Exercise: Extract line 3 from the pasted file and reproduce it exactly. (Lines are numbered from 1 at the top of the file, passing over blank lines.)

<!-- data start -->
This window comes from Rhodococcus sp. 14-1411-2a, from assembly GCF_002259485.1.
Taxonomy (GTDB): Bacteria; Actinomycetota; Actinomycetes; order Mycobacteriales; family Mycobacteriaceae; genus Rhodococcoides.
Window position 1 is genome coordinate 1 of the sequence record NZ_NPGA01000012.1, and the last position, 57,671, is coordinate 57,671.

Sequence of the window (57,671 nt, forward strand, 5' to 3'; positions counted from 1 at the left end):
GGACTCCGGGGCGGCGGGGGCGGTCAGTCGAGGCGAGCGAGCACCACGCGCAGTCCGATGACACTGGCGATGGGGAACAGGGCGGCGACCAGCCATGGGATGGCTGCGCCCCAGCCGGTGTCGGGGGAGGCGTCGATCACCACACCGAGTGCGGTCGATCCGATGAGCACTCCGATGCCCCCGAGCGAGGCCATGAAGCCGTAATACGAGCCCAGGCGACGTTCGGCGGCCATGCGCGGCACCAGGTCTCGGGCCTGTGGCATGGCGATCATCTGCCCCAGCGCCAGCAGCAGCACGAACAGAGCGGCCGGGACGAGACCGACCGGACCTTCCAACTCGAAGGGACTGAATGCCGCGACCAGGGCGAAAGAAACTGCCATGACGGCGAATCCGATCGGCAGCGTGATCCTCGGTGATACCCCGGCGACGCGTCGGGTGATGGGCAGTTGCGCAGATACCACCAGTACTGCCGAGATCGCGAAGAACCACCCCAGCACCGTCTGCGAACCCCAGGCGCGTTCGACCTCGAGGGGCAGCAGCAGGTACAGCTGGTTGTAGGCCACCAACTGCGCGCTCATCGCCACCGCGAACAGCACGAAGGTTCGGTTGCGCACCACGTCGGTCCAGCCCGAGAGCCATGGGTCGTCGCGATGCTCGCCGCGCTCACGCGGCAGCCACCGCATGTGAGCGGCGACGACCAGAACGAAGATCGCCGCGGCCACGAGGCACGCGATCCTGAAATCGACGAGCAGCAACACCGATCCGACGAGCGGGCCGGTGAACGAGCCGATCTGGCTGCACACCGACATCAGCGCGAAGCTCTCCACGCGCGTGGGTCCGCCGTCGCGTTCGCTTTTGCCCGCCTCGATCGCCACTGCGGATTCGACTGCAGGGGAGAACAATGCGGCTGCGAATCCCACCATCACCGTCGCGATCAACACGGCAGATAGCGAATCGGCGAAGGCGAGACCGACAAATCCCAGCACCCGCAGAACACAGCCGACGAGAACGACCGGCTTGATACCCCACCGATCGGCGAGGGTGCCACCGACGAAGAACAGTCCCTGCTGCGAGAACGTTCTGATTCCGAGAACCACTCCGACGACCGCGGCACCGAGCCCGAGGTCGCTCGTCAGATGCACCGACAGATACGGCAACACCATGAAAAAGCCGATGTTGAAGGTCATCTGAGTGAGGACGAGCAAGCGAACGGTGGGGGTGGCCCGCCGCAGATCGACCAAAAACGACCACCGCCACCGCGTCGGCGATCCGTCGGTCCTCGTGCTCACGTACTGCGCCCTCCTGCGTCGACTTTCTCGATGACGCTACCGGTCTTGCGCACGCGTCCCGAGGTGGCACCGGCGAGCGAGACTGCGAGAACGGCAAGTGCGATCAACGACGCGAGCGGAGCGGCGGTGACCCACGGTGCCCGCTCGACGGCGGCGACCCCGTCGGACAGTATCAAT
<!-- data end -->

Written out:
Window position 1 is genome coordinate 1 of the sequence record NZ_NPGA01000012.1, and the last position, 57,671, is coordinate 57,671.